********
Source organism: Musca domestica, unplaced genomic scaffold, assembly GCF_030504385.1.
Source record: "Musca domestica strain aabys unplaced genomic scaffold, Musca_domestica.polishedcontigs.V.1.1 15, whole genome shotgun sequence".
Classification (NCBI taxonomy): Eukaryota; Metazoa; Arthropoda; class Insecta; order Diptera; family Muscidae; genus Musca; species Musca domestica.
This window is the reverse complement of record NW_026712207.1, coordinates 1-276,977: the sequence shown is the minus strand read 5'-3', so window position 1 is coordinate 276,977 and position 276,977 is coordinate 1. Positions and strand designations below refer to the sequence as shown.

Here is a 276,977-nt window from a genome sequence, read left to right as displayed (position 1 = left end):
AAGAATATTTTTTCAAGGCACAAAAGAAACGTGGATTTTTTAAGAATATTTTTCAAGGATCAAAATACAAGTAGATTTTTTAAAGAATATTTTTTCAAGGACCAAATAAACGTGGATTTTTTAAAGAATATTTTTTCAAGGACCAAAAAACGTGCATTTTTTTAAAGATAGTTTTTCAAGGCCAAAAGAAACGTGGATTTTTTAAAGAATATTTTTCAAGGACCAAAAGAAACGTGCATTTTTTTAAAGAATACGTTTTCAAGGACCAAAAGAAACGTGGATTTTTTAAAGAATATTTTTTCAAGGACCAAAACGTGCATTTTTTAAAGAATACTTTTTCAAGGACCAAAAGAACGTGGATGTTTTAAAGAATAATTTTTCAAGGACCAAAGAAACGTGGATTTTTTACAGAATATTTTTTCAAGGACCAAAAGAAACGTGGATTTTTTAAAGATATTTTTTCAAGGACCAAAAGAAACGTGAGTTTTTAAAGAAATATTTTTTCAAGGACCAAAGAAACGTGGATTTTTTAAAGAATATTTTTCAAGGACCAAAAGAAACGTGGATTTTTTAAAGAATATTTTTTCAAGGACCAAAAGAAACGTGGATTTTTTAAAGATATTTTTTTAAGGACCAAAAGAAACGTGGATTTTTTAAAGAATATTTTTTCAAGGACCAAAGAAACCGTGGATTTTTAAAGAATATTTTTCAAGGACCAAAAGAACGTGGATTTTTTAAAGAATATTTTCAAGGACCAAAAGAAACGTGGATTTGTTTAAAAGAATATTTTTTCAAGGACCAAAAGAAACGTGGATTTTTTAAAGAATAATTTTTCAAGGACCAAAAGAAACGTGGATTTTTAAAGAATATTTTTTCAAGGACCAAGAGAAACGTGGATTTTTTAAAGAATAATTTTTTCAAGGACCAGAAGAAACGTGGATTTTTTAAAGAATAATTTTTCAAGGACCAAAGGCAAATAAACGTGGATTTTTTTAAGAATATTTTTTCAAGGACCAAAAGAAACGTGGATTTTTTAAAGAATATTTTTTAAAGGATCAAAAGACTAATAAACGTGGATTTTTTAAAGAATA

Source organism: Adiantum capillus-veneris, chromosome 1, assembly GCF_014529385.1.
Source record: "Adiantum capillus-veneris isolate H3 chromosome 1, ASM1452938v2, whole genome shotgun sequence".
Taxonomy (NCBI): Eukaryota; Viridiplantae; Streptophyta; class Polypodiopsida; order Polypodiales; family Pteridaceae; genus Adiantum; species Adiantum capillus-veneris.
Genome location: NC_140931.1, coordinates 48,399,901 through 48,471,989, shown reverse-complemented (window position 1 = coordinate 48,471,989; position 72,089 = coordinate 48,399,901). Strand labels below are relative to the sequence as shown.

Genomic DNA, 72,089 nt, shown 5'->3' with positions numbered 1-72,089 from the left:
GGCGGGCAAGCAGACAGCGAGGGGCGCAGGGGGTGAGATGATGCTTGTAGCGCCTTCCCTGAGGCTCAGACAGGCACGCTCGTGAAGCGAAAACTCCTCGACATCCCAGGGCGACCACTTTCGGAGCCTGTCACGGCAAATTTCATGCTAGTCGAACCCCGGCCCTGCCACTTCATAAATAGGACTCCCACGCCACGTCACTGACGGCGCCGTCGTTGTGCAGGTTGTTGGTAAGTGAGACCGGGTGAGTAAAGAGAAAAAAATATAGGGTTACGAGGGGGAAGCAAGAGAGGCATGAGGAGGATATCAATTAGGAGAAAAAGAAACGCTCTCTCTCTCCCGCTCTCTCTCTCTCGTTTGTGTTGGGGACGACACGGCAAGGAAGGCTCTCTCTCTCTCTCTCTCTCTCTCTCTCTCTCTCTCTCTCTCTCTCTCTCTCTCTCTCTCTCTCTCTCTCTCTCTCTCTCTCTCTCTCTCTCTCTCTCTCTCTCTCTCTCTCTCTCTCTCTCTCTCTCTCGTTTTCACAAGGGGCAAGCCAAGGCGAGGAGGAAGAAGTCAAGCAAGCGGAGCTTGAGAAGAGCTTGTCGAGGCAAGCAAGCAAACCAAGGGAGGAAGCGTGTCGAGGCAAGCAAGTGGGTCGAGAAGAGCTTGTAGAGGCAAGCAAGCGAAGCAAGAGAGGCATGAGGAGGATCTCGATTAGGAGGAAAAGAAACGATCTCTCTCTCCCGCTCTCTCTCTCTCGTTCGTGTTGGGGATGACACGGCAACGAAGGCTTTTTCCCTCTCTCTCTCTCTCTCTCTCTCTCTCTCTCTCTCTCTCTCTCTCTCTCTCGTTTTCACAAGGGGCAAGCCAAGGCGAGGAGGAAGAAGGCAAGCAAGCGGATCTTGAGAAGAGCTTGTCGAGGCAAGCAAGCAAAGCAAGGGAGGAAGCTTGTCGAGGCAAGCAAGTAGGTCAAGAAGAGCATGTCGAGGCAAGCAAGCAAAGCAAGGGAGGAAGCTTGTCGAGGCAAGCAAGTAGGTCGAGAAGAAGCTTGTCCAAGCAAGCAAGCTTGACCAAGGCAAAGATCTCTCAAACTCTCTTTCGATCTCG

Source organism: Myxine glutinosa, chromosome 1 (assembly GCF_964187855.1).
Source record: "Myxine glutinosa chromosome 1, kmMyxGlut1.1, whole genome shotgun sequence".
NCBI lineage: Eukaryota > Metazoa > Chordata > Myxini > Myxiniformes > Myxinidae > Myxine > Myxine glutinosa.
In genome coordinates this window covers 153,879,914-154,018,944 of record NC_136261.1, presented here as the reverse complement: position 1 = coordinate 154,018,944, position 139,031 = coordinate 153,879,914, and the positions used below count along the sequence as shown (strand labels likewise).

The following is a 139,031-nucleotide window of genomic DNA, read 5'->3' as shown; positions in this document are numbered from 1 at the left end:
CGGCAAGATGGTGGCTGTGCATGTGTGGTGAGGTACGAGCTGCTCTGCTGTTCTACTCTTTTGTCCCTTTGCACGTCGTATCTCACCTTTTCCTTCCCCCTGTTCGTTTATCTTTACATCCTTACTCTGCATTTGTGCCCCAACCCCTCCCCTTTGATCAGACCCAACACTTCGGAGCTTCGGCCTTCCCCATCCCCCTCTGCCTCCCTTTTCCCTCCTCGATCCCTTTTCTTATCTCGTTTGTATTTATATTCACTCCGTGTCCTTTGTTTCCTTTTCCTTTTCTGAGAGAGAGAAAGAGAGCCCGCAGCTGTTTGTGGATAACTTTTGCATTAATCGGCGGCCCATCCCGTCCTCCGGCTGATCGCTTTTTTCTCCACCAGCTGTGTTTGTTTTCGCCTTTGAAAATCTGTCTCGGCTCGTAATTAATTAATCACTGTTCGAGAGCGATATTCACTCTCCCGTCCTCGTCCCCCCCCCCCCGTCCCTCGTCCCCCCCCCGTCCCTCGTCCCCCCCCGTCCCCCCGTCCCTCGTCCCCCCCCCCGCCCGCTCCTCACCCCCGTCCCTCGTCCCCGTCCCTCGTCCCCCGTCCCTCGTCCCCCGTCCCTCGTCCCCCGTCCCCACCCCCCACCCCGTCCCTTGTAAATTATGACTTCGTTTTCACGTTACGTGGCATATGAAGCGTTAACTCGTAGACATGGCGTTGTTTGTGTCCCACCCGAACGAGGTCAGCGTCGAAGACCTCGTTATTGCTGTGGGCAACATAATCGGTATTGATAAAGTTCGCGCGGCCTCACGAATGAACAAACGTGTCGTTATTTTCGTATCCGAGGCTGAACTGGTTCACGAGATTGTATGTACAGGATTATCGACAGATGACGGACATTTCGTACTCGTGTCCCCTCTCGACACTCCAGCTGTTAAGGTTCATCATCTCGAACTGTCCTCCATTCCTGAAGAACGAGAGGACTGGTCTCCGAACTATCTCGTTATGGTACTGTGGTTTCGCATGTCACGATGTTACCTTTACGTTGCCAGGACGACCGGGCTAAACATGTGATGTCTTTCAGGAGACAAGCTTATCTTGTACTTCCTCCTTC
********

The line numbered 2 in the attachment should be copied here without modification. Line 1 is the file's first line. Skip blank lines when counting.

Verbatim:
Source record: "Musca domestica strain aabys unplaced genomic scaffold, Musca_domestica.polishedcontigs.V.1.1 15, whole genome shotgun sequence".